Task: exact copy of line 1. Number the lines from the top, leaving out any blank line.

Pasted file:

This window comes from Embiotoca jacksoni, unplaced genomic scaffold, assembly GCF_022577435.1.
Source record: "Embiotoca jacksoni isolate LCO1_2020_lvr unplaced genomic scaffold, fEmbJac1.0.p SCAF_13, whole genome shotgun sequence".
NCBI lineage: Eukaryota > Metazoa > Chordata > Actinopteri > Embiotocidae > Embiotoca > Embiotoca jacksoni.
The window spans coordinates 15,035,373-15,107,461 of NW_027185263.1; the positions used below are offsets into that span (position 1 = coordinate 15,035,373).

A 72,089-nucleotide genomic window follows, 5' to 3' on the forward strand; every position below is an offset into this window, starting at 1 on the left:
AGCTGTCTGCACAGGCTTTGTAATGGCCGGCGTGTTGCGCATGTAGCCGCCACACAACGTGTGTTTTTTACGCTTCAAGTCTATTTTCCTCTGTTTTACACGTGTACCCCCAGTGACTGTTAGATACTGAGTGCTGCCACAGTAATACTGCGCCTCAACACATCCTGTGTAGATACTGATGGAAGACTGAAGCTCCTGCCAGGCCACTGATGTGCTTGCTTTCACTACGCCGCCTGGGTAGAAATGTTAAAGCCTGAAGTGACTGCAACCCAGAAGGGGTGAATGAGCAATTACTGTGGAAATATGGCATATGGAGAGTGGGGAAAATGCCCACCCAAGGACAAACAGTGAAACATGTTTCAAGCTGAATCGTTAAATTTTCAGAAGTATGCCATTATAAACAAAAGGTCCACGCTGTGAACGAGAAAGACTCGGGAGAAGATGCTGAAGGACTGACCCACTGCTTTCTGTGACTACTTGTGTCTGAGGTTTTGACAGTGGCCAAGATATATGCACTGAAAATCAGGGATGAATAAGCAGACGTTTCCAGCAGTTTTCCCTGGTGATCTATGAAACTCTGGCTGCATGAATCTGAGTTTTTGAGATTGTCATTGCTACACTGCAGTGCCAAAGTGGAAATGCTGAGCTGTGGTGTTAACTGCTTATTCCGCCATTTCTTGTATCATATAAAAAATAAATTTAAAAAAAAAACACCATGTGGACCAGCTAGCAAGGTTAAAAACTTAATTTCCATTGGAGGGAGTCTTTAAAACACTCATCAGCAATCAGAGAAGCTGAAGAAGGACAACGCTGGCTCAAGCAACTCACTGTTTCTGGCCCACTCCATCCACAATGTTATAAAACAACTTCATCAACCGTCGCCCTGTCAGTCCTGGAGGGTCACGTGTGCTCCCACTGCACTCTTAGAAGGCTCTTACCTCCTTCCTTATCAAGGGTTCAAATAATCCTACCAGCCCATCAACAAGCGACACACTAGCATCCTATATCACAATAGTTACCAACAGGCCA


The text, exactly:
This window comes from Embiotoca jacksoni, unplaced genomic scaffold, assembly GCF_022577435.1.